City Power has “raised concerns” with Eskom over a go-slow by employees leading to delays lasting hours in the restoration of power after load-shedding in parts of Gauteng.
“Our customers have in recent days been hard done by when electricity is supposed to be restored after load-shedding, with many restored several hours after their scheduled restorations,” said City Power spokesperson Isaac Mangena.
Most affected customers were in the “border” areas, including Randburg, Midrand and Lenasia.
Mangena said customers in northern Johannesburg areas such as Northriding and Windsor were the hardest hit, going three to five hours without power after load-shedding had ended.
Mangena said the Windsor substation was load-shed at 2am on Wednesday and was due to operate again at 4.30am but by 8am power had not been restored.
“[On Tuesday] the same Windsor customers were shed at 2pm and due to be restored by 4.30pm but were only restored just before 7pm due to delayed restoration by Eskom.”
The same challenge was experienced by customers supplied by the Olivedale substation which supplies power to parts of Northriding.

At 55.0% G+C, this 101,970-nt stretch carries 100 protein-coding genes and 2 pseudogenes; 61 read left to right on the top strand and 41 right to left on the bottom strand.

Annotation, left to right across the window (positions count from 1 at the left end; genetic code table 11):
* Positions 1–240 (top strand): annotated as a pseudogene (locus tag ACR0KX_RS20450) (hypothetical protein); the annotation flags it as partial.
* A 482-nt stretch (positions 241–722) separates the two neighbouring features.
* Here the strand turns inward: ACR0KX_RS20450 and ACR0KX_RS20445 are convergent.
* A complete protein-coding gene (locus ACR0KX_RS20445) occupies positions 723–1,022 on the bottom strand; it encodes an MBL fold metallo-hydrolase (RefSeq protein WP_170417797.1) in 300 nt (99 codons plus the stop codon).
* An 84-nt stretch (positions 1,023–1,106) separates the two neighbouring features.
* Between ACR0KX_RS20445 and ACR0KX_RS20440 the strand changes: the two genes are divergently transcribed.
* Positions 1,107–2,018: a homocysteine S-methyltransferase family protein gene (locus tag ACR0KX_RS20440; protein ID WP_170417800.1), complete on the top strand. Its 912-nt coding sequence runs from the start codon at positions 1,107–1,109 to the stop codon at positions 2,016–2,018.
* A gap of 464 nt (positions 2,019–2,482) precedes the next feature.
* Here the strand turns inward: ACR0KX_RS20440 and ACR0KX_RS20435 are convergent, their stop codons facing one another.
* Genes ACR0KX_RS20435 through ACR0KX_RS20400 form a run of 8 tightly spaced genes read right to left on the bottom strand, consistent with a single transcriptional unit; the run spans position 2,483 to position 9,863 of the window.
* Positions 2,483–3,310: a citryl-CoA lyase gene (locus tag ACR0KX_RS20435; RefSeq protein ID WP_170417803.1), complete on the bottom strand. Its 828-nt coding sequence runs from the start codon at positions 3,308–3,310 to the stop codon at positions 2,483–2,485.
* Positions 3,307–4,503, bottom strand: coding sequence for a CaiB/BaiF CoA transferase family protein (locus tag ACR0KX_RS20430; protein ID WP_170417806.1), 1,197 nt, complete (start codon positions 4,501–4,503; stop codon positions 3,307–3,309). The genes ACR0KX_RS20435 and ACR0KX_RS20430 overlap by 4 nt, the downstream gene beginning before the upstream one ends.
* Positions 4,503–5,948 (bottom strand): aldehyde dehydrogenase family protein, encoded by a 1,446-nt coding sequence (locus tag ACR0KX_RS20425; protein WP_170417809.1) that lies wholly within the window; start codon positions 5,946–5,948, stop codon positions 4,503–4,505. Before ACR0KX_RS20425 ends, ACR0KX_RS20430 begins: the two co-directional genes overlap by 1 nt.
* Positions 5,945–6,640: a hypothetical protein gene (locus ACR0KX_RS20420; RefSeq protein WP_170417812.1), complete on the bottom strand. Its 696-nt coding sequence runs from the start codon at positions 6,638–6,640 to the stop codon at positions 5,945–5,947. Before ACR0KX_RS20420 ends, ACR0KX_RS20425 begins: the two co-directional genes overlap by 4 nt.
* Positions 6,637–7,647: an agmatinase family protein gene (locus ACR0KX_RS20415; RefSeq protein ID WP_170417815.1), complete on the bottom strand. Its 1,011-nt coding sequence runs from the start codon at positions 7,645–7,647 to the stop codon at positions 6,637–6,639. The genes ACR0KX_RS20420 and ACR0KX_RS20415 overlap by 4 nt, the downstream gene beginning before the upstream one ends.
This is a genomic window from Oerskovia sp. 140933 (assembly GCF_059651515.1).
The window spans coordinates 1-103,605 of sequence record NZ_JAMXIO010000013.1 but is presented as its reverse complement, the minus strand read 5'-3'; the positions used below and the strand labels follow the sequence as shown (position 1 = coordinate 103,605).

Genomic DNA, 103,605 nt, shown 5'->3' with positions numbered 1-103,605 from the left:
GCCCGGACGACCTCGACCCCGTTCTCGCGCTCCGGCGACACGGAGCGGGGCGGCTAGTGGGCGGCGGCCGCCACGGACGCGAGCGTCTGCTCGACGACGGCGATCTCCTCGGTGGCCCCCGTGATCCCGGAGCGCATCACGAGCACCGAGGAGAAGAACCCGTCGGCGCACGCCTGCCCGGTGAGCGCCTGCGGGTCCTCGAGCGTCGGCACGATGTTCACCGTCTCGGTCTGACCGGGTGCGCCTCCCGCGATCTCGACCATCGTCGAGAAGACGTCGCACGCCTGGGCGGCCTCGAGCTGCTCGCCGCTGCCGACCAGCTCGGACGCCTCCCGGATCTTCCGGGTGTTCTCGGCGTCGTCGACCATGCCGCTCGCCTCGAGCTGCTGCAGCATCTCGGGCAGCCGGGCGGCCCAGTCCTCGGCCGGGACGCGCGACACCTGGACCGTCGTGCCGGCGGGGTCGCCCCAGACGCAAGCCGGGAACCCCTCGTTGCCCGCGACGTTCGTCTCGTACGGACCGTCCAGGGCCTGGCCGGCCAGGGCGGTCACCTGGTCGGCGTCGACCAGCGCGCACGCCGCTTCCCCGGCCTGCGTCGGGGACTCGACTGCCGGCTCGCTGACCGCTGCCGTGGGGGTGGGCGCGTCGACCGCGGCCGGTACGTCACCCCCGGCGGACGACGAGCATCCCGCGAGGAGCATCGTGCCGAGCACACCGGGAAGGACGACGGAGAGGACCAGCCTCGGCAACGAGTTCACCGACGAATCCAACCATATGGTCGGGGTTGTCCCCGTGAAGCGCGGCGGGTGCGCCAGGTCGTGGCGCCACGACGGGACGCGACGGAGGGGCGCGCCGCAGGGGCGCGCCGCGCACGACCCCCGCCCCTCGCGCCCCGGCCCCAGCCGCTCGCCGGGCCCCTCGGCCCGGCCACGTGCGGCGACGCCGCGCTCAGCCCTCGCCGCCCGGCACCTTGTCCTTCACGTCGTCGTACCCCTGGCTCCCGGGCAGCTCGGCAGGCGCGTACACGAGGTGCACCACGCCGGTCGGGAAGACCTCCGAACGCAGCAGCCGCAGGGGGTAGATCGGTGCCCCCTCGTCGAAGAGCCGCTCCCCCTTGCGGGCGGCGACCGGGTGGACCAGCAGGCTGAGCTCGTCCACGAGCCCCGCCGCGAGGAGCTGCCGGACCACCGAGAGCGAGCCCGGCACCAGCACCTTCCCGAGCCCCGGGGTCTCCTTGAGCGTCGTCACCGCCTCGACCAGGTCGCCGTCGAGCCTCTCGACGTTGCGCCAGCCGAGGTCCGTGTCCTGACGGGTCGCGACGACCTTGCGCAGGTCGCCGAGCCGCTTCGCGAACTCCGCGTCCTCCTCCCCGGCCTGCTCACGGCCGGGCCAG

In a statement on October 31, Eskom confirmed there were delays attending to network faults due to some technicians embarking on a go-slow.
Daphne Mokwena, a senior customer service manager at the power utility, said technicians who were not part of the go-slow were left to attend to network faults and restore supply.
“We can confirm Eskom management met with the trade unions and labour matters were resolved, with the agreement that technicians will resume operations,” Mokwena said.
But Mangena said this was unacceptable and called on the power utility to sort out its staffing issues.
“We call on Eskom to address its staff issues, or fix its system to enable it to operate load-shedding remotely instead of manually,” he said.
“We have raised our concerns with Eskom in this regard and appeal to our customers to bear with us while we try to resolve this with Eskom.”